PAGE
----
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Integrin Alpha-v and HER2 in Breast Cancer Brain Metastasis

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Technical Report,30 Sep 2014,29 Sep 2015

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Oregon Health and Science University Portland United States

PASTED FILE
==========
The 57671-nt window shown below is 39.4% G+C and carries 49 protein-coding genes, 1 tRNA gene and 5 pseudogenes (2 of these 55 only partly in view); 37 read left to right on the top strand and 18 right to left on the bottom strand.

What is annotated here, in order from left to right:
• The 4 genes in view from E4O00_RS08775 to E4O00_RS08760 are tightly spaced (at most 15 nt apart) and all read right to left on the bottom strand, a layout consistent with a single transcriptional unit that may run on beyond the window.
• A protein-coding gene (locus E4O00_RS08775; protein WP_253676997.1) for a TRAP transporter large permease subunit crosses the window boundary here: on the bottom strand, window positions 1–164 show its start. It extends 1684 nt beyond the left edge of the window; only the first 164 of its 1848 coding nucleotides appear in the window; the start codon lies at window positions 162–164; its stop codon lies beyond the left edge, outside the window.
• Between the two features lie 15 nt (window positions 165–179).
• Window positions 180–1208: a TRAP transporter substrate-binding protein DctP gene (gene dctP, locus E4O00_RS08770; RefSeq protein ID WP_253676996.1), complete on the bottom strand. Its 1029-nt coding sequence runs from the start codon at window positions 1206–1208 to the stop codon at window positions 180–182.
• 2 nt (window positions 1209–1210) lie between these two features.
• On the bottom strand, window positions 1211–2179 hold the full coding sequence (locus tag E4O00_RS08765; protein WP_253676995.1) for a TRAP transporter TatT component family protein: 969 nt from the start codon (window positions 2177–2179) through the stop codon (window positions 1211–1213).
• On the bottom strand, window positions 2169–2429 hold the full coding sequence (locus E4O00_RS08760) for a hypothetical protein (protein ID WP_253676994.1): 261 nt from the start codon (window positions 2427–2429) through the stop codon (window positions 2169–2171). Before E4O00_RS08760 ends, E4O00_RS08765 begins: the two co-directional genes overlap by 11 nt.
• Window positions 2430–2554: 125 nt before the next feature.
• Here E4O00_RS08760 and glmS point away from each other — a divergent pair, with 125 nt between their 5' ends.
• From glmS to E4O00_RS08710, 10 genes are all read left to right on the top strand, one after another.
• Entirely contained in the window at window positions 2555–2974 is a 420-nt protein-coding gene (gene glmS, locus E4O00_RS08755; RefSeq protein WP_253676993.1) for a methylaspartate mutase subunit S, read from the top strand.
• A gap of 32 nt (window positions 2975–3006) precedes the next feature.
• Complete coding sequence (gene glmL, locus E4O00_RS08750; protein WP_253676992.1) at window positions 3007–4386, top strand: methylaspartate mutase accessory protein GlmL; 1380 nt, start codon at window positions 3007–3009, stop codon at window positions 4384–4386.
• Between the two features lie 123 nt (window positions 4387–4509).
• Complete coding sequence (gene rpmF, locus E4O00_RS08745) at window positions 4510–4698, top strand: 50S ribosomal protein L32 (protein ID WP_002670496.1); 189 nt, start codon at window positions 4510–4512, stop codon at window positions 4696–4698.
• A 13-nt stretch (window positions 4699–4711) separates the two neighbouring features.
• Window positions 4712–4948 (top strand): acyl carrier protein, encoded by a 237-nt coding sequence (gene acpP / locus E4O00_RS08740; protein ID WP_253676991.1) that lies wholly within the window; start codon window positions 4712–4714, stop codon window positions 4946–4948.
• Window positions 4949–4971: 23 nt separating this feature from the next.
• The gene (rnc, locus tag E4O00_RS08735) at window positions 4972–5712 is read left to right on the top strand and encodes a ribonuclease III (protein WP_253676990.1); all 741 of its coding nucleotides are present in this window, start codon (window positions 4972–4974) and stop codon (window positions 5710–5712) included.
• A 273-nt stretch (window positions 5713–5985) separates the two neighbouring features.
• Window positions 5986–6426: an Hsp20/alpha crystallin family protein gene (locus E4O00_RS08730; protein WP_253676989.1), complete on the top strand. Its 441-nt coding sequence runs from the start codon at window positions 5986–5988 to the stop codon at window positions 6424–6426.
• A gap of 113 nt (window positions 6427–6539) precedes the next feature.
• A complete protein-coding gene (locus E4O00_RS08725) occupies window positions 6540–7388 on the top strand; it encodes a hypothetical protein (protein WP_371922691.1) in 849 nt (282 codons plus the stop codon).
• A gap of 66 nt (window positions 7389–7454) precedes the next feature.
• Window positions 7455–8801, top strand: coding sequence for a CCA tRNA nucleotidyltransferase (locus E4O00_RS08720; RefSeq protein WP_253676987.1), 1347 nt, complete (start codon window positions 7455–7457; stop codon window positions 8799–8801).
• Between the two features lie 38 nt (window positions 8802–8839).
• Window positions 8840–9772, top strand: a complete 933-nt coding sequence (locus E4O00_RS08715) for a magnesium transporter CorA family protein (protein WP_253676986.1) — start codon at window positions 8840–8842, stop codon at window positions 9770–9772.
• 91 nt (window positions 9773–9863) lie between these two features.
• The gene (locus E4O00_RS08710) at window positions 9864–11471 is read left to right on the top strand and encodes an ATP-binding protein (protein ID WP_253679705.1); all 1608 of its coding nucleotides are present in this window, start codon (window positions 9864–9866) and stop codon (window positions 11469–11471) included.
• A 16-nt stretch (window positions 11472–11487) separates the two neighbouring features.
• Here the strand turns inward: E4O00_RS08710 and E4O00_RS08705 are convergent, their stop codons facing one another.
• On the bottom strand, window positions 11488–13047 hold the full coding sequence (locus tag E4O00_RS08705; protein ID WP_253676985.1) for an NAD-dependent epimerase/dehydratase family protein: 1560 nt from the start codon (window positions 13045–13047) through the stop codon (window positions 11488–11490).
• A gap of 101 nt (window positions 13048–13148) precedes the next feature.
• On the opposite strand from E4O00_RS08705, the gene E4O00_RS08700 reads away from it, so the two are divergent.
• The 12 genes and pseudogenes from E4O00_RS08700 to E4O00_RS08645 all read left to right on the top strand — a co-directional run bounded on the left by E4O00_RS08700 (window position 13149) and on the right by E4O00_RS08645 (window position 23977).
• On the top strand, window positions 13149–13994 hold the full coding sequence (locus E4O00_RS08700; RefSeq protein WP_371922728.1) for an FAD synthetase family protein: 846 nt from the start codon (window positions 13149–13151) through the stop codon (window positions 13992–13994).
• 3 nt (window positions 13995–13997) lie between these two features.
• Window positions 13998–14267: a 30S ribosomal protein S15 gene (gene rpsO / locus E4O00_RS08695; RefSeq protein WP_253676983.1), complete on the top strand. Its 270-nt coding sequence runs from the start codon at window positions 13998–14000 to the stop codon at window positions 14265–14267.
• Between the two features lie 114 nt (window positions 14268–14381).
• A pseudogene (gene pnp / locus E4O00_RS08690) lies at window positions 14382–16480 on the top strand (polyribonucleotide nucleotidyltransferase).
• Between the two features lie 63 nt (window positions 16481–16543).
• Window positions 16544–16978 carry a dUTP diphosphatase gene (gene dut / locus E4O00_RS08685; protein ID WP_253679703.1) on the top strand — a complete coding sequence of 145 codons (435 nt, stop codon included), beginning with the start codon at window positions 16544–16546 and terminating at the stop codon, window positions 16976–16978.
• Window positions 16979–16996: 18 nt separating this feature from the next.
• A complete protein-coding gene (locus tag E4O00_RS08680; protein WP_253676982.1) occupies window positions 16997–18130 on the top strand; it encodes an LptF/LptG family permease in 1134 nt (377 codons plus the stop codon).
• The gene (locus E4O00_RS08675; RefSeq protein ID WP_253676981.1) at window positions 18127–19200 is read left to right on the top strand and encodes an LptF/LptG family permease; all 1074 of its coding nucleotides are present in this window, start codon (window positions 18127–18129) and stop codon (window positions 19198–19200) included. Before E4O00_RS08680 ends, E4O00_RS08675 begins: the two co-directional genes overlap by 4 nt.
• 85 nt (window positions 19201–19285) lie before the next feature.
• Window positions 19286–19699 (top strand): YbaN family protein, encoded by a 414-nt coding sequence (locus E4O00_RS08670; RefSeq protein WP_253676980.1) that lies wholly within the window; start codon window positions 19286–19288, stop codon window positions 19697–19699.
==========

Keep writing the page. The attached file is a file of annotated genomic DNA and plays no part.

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Brain metastasis is common in patients with breast cancer, and leading to cognitive problems, poor quality of life, and rapid mortality. Despite the fact that brain metastases occur in 5 of breast cancer patients overall and 30 in patients with high expression of HER2, there are few treatment or prevention options. Integrins are a large family of cell surface proteins that are important for the internal structure of cells and also cell interactions with other cells and the biological microenvironment. We have evidences showing that the specific integrin protein v may be particularly important in cancer metastasis. First, breast cancer cell clones with high levels of v integrin migrate rapidly and infiltrate in rat brain, while clones with low v integrin do not, and v integrin interacts with HER2 to have the highest level of mobility and invasion. Second, decreasing v integrin also decreases the localization of HER2 in the cell membrane where it is active, and increases the amount of HER2 in lysosomes where it is broken down. Finally, we have new preliminary results showing that metastatic-prone alpha v-integrin positive of MDA-MB231BR clones are more resistant to chemo drugs than v-integrin negative cells with same genetic and molecular origin. Our results suggest that v integrin has a dual role in breast cancer brain metastasis, first to increase cancer cell binding and invasion into the brain, and second to provide the proper cellular location for HER2 activity.

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